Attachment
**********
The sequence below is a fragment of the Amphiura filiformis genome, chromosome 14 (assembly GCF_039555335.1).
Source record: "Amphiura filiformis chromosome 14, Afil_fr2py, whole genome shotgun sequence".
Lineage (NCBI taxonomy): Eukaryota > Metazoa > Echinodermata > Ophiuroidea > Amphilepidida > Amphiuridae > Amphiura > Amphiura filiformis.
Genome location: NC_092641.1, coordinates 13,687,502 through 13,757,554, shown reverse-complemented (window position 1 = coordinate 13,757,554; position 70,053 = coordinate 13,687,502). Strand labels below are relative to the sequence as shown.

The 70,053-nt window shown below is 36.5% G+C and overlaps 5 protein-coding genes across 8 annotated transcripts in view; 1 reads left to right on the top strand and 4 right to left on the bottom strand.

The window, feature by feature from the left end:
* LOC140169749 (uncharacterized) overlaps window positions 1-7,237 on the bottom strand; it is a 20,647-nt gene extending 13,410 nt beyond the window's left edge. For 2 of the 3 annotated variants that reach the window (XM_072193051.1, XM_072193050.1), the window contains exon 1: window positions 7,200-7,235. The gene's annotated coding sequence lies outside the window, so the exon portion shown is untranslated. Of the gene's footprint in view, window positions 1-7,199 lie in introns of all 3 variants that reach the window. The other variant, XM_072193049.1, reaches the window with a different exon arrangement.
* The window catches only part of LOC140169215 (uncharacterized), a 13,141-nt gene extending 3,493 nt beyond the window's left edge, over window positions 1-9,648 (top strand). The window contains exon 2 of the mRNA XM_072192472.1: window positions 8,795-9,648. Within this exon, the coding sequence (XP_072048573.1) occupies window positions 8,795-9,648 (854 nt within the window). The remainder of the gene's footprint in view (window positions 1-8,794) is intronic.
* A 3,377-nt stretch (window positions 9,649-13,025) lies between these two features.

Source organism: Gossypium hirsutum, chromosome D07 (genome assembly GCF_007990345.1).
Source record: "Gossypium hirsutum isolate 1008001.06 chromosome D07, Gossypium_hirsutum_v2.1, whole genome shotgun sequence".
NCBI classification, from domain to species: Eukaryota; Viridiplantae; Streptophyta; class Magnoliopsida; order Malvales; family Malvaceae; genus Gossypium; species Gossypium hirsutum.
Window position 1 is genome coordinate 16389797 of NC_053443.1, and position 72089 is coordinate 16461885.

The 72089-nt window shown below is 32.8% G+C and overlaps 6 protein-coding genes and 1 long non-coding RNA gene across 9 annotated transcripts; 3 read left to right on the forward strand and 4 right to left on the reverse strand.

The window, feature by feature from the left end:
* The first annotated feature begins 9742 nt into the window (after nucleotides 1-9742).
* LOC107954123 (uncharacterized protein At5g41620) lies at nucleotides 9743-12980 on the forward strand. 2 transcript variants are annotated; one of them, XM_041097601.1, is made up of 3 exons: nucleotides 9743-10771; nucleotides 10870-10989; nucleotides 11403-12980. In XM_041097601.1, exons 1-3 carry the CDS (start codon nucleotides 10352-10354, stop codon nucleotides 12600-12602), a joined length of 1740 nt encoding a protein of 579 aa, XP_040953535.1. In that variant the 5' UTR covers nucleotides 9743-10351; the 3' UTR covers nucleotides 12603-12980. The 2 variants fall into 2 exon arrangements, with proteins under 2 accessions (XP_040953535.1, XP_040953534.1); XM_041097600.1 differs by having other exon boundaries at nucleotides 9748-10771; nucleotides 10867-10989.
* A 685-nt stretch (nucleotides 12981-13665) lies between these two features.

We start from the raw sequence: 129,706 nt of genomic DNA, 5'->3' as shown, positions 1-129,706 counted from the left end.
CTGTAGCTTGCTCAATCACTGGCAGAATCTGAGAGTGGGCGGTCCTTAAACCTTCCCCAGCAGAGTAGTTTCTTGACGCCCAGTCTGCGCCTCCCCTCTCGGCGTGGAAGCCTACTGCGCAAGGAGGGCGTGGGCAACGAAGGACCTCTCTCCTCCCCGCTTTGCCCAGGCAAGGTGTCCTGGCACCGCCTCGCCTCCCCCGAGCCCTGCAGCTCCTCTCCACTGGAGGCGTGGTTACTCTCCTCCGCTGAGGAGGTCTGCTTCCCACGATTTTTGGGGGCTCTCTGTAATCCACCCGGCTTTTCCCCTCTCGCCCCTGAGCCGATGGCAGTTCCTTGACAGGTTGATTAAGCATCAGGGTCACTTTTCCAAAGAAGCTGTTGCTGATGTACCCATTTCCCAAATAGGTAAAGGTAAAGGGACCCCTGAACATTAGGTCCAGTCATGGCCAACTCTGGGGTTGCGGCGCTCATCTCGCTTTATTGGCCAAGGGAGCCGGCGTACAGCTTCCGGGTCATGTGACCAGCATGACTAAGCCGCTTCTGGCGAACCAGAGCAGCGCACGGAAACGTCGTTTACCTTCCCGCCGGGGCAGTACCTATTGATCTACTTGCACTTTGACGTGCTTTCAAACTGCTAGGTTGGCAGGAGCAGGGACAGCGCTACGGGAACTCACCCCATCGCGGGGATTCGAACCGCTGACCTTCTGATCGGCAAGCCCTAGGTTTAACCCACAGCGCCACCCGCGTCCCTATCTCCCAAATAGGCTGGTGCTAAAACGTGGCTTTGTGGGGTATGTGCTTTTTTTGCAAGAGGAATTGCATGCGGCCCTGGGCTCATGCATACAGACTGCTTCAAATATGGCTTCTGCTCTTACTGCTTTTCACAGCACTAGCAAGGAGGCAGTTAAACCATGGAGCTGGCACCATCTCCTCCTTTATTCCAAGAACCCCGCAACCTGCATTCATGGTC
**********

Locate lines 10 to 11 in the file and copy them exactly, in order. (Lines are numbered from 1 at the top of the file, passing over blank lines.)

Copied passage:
Source organism: Gossypium hirsutum, chromosome D07 (genome assembly GCF_007990345.1).
Source record: "Gossypium hirsutum isolate 1008001.06 chromosome D07, Gossypium_hirsutum_v2.1, whole genome shotgun sequence".